Chinese Lawyer Gets Suspended Sentence in Online Speech Case
By Aritz Parra & Isolda Morillo 23 December 2015
BEIJING — After months behind bars, one of China’s most prominent human rights lawyers left a detention center Tuesday after receiving a suspended prison sentence in a case involving online comments critical of the ruling Communist Party.
The court convicted Pu Zhiqiang on charges of disturbing public order and inciting ethnic hatred, and sentenced him to three years in prison but said the sentence will be suspended for three years.
Six hours after the hearing, Pu was driven out of Beijing No. 1 Detention Center in the company of his wife and police officers.
From the car, Pu said he was “safe and sound” in a text message sent to The Associated Press.
His wife, Meng Qun, wrote: “He’s well and still under residential surveillance. His health needs to recover, he needs some calm and adjusting time.”
The United States and human rights groups welcomed Pu’s release, but said the conviction was unjust and should be overturned.
Lawyer Shang Baojun said the verdict wouldn’t take effect for 10 days, during which Pu can appeal, and he can be kept in detention or under residential surveillance, which may be at a place which isn’t his home.
The guilty verdict disqualifies Pu from practicing law, and he must comply with certain restrictions and not commit crimes during the three-year period or risk being jailed.
Since coming to power in 2013, Chinese President Xi Jinping has spearheaded crackdowns on civil activists, rights lawyers and online freedom of expression, in moves aimed at snuffing out any potential threats to the Communist Party’s grip on power.
Pu was detained shortly after attending a May 2014 meeting to discuss commemorating 25 years since the Tiananmen Square massacre. Hundreds, possibly thousands, of protesters were killed in the crackdown, and the topic remains taboo in China.
After a prolonged investigation, Pu stood trial on Dec. 14—after more than 19 months in detention—for several online comments that questioned Beijing’s ethnic policies and poked fun at some political figures.
Pu’s supporters believe the case was politically driven to punish the outspoken lawyer, who has become a leading figure among China’s human rights lawyers.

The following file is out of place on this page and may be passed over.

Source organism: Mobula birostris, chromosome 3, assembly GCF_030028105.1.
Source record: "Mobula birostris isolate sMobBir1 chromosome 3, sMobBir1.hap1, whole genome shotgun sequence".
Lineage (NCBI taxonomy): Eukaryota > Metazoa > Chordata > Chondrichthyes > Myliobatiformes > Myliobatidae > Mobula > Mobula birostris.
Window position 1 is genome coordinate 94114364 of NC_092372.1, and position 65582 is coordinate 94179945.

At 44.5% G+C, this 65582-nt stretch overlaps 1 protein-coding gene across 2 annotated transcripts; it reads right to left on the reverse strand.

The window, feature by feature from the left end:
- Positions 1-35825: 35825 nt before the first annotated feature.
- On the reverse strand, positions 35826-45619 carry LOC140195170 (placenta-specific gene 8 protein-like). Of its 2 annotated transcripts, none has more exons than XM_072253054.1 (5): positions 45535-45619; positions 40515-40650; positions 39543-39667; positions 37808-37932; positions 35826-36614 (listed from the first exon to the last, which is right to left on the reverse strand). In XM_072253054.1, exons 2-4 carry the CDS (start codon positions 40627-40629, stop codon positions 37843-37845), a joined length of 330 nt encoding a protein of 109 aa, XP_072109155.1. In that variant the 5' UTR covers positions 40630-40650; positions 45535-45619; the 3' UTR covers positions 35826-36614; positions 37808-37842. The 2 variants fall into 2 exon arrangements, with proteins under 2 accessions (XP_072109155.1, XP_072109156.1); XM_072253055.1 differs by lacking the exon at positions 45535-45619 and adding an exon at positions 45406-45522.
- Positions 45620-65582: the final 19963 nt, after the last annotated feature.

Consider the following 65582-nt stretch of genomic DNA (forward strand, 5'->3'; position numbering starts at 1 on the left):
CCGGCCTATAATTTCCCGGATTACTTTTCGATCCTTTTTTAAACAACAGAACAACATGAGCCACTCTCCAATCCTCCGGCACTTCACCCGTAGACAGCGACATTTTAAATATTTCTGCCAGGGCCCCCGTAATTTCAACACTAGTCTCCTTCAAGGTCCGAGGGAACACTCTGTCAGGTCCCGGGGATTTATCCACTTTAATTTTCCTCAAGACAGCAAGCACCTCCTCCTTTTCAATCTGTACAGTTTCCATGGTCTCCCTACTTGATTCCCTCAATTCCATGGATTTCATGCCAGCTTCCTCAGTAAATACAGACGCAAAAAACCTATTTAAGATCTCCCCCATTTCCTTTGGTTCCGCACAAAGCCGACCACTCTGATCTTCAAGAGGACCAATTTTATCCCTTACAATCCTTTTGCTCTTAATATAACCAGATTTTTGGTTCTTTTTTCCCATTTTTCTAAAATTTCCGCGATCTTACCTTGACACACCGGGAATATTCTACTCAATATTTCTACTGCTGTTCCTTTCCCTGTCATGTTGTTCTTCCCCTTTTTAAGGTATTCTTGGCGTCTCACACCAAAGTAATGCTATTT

Pu was active in defending free speech and represented artist Ai Weiwei in a tax evasion case that Ai’s supporters said was politically motivated. He also was instrumental in pushing for the eventual abolishment of China’s labor camp system, which allowed police to lock up people for up to four years without a trial.
“Pu Zhiqiang is a courageous defense attorney recognized around the world for his work to strengthen the rule of law in China. Civil society leaders such as Mr Pu should be allowed to contribute to the building of a prosperous and stable China,” State Department spokesman John Kirby said in a statement Tuesday.
“He is no criminal and this guilty verdict effectively shackles one of China’s bravest champions of human rights from practicing law,” William Nee, China researcher for human rights group Amnesty International said in a statement.
The verdict also stirred mixed feelings from Pu’s supporters, who celebrated his release but also said it was an injustice to find him guilty.
“After all, an innocent man has been locked up for 19 months. Under the suspended sentence, he finally can get out,” said supporter Ren Jianyu. “It’s good news but with a feeling of helplessness.”
In one of his online comments, Pu urged Beijing not to treat the ethnic region of Xinjiang as a colony and act as a conqueror and looter.
In another, Pu questioned why there were bloody incidents involving the Muslim minority of Uighurs when Beijing keeps touting how great its ethnic policies are.
He also derided a veteran delegate to the national congress known for her six decades of never casting a dissenting vote. Pu said she was either truly dumb or played dumb.
“How can you convict someone because of words?” Pu supporter Guan Jing said near the court. “Which words are wrong, or which are the ones that we can use and the ones that we cannot? Is there a legal basis to regulate what a person can say or not say?”
The official Xinhua News Agency said the court believed Pu’s comments on ethnic issues were provocative, effectively fanning ethnic hatred, and that his remarks on public figures were so vulgar and malicious they disturbed the public order.
Xinhua said Pu admitted to the actions and repented in court, but his lawyers said Pu only apologized for being impolite and insisted that he broke no law.
On Tuesday, hundreds of police barred foreign journalists from approaching the court. About a dozen diplomats who attempted to watch the verdict said they were turned away on the ground the courtroom was full.
At least one supporter who rallied outside the court was hauled away by police.